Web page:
This film is like a 2005 version of the dirt bike opus RAD.
It is very apparent that the actors in this movie are not doing much of the actual motocross riding.
KC (Steve Howey) and Trip (Mike Vogel) Carlyle play two motocross riders who have differing views about their sport. KC is more refined while Trip flies by the seat of his pants. These two brothers are further separated when KC gets a “factory” sponsorship and Trip is forced to be a privateer. The rift gets mended when Trip gets hurt, KC gets tired of corporate politics and they band together to beat some of the top Supercross rs the world has to offer. Amidst all this, there are love interests played by Sophia Bush and the “so hot she’s scary” Cameron Richardson.
I’ve got to be honest, it might be this movie’s California setting, it might be because parts of it were shot in Anaheim (which is just down the street from me), it be because I am an easy audience, but I really liked Supercross a lot. I liked the characters, the way it was shot, the bike sequences and just about everything else. Sure, this movie was made on a budget (even though it had Clear Channel’s backing), but at the end of the day I think being unfamiliar with the actors and the milieu in which this story was set made this viewing experience something special.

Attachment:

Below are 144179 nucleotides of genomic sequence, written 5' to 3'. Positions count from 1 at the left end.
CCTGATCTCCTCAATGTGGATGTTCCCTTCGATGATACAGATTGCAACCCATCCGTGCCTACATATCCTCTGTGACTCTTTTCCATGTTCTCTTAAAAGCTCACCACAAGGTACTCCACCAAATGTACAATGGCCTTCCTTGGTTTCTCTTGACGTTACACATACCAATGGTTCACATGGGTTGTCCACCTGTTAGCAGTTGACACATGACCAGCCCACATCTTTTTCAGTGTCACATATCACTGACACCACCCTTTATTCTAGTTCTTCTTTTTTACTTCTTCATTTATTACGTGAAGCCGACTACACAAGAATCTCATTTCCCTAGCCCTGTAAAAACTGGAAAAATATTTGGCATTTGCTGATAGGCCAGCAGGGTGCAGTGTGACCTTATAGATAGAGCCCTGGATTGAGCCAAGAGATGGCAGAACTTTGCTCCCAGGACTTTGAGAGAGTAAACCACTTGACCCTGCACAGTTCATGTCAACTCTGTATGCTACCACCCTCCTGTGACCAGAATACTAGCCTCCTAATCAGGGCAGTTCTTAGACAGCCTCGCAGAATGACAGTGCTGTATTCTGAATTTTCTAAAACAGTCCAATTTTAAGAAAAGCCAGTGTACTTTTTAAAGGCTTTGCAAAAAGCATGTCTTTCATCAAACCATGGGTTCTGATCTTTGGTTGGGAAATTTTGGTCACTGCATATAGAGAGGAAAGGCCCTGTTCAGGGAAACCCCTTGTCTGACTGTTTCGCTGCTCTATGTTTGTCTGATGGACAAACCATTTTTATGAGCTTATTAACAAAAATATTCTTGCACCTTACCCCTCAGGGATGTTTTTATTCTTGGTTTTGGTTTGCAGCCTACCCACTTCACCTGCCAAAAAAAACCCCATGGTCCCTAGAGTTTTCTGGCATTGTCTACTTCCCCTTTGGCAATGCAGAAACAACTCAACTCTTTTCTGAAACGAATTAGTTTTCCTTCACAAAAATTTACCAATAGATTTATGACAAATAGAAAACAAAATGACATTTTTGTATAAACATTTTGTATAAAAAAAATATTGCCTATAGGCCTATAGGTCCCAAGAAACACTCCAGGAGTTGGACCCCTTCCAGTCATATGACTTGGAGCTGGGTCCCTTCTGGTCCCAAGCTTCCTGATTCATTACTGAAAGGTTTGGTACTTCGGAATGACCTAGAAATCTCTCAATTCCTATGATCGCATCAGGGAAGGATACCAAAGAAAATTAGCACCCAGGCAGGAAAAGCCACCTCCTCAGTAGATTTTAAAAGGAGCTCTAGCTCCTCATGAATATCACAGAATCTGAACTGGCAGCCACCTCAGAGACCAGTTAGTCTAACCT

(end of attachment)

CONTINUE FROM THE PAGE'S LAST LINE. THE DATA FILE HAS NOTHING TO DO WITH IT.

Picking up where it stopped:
I had expected more from this director’s commentary. I thought Steve Boyum would bring more of his stunts background in his explanation of the film, but instead I think he spent too much time telling us what we already saw on the screen. Sure, during the racing scenes he started to open up more about the logistics of the film, but since this movie is also about characters I really didn’t want to hear his insights too much here. Having worked on a bunch of films, I just expected him to fill the non-action gaps better.
Pulling off this movie seems like an amazing effort. To coordinate all the logistics of the bikes, the riders and everything else just seems like a monstrous challenge. On top of that, the stunt riders would have to come into real events and actually qualify so that the footage would be relevant to the movie. With everything moving so fast, it is amazing that they were able to pull things off with such startling ease.